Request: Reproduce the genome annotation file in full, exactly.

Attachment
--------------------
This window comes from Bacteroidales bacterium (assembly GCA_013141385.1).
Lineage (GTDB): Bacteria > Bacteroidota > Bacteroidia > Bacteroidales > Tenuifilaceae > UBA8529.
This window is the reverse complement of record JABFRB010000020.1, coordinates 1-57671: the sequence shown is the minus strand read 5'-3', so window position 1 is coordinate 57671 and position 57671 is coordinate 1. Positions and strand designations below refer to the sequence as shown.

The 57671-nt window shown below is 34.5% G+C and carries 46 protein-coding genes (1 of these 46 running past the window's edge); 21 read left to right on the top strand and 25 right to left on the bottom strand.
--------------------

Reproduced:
This window comes from Bacteroidales bacterium (assembly GCA_013141385.1).
Lineage (GTDB): Bacteria > Bacteroidota > Bacteroidia > Bacteroidales > Tenuifilaceae > UBA8529.
This window is the reverse complement of record JABFRB010000020.1, coordinates 1-57671: the sequence shown is the minus strand read 5'-3', so window position 1 is coordinate 57671 and position 57671 is coordinate 1. Positions and strand designations below refer to the sequence as shown.

The 57671-nt window shown below is 34.5% G+C and carries 46 protein-coding genes (1 of these 46 running past the window's edge); 21 read left to right on the top strand and 25 right to left on the bottom strand.